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Cillian Murphy in Christopher Nolan’s Oppenheimer (2023)
Cillian Murphy as OppenheimerOppenheimer (2023)

How to kill Moloch, the demon driving humanity to the brink of extinction

From Oppenheimer’s atom bomb to the AI arms race, the future of humanity might depend on overcoming the influence of an ancient, malevolent god

In the early morning of July 16, 1945, a group of scientists and military officials gathered in a stretch of desert named the Jornada del Muerto, or Dead Man’s Journey. For years, they had been living with their families in a “secret city” in Los Alamos, New Mexico, recruited by physicist J. Robert Oppenheimer to work on the Manhattan Project. Finally, they hoped, they were about to observe the world’s first detonation of a nuclear weapon, codenamed the Trinity test. At 5:29am, they were proven right. The blast from the “Gadget” was felt over 100 miles away, and lit up every “every peak, crevasse and ridge of the nearby mountain range with a clarity and beauty that cannot be described”. The mushroom cloud reached seven and a half miles into the sky.

Images from the Trinity test have come to symbolise the dangerous pursuit of knowledge and power ever since. In film and TV, they appear everywhere from Akira, to Godzilla, to Twin Peaks, to Asteroid City. Christopher Nolan’s new film, Oppenheimer, out today, casts Cillian Murphy as the “father of the atomic bomb” himself. Humanity’s competitive drive, the melting skyscrapers and mushroom clouds remind us, might help us unravel the mysteries of the universe and secure our survival as a species, but it might equally end in our utter annihilation.

Oppenheimer’s reaction to the successful Trinity test is as famous as the images themselves. In a 1965 NBC documentary on the bombing of Hiroshima, he says: “We knew the world would not be the same. A few people laughed, a few people cried. Most people were silent.” Meanwhile, he was reminded of a line from the Bhagavad Gita. He recalls: “Vishnu is trying to persuade the Prince that he should do his duty and, to impress him, takes on his multi-armed form and says, ‘Now I am become Death, the destroyer of worlds’. I suppose we all thought that, one way or another.”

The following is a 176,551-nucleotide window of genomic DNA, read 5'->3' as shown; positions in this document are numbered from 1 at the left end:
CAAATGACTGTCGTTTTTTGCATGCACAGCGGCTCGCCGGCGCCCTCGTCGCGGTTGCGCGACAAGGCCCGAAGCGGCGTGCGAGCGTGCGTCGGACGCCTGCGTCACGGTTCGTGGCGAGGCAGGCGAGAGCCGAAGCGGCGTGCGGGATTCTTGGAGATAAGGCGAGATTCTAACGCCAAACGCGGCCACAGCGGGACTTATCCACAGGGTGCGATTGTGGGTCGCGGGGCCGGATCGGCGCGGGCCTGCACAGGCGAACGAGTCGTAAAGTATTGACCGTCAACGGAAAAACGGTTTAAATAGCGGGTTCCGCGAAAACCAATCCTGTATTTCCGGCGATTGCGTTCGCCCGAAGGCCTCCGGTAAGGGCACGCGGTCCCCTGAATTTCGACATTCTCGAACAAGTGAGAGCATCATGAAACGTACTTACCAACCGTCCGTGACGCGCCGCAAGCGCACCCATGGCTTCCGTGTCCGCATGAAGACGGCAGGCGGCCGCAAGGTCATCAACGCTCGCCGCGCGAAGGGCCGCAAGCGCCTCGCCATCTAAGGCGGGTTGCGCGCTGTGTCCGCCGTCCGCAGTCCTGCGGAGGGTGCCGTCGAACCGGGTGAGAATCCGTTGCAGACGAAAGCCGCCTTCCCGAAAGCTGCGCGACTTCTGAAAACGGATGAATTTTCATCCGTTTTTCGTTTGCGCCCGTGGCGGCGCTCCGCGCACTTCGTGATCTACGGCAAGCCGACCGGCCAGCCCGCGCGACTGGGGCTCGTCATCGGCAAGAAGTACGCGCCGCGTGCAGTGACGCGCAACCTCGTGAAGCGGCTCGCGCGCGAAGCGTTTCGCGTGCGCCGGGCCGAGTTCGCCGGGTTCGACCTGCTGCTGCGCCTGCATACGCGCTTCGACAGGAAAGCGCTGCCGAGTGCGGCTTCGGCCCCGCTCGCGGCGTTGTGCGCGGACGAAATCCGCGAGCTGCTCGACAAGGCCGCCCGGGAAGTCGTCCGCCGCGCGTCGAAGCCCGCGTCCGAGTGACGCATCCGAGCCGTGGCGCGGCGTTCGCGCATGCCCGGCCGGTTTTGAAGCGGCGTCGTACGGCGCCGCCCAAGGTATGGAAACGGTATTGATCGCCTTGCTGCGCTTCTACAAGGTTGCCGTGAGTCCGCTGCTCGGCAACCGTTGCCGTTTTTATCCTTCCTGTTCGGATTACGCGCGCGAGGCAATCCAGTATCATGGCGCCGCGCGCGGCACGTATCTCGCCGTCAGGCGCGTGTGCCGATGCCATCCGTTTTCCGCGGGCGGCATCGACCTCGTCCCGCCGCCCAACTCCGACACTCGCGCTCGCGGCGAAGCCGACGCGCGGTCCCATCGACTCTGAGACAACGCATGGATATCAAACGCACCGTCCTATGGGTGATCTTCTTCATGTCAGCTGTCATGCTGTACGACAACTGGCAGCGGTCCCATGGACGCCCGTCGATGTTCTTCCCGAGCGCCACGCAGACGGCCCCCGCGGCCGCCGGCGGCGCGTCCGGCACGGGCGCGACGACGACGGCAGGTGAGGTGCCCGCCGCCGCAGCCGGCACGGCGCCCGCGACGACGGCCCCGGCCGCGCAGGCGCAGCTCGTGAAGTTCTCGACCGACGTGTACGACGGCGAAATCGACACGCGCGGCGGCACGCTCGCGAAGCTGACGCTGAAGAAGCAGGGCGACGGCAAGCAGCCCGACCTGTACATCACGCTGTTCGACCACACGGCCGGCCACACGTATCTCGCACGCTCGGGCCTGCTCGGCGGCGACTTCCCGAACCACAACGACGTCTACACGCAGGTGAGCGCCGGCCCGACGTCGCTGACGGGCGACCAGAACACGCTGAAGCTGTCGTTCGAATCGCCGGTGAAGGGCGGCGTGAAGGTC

Oppenheimer didn’t just quote the Gita because it sounded cool. He had learned Sanskrit in 1933, and developed a deep connection with the Hindu scripture, later naming it as one of the most important influences on his life philosophy. Needless to say, he would have understood the context of the quote, which sees Krishna (an avatar of Vishnu) convincing the Prince of his duty as a warrior to fight in a war against his own kin. In this light, some see the lines Oppenheimer quoted as a justification of his work on technologies that killed an estimated 110,000 people in Hiroshima and Nagasaki, despite his moral misgivings. A different interpretation: Oppenheimer saw that he was just a pawn in a larger game, guided by forces beyond his control.

Could Oppenheimer have actually believed that he was carrying out the orders of a godlike figure when he worked on the Manhattan Project, or that the souls of those killed by the bombs would enter an eternal afterlife? It’s unlikely. However, when it comes to the development of nuclear weapons and the subsequent arms race (as well as other existential threats that were to follow) there’s another supernatural entity that serves as a fitting metaphor. His name is Moloch.

Like Vishnu, Moloch has ancient and poetic origins. Established in the Hebrew Bible as a god who rewards child sacrifice with victories in warfare, he arrived in the 21st century via films such as Fritz Lang’s Metropolis, and poems like Paradise Lost or Allen Ginsberg’s Howl. However, it’s a 2014 essay by the blogger Scott Alexander (which centres on a reading of Howl) that ties Moloch to some of today’s most pressing existential risks, including the development of superintelligent machines, the destruction of Earth’s ecosystems, and, yes, the ongoing threat of nuclear war. 

Titled Meditations on Moloch, the essay explains how the demon drives a number of humanity’s most harmful behaviours – specifically “multipolar traps”, i.e. scenarios where a group of competing individuals are incentivised to act against the long-term interests of the group. For example, think of the arms race that followed the invention of the atom bomb: after intelligence was leaked to the Soviet Union by spies working in Los Alamos, the US and the USSR essentially entered a competition to amass the largest and most deadly nuclear arsenal, in a display of military might. As a result, the number of nuclear warheads worldwide peaked in 1985, at an estimated 63,000. That’s more than enough to flatten every major city on Earth and plunge the rest of humanity into a nuclear winter.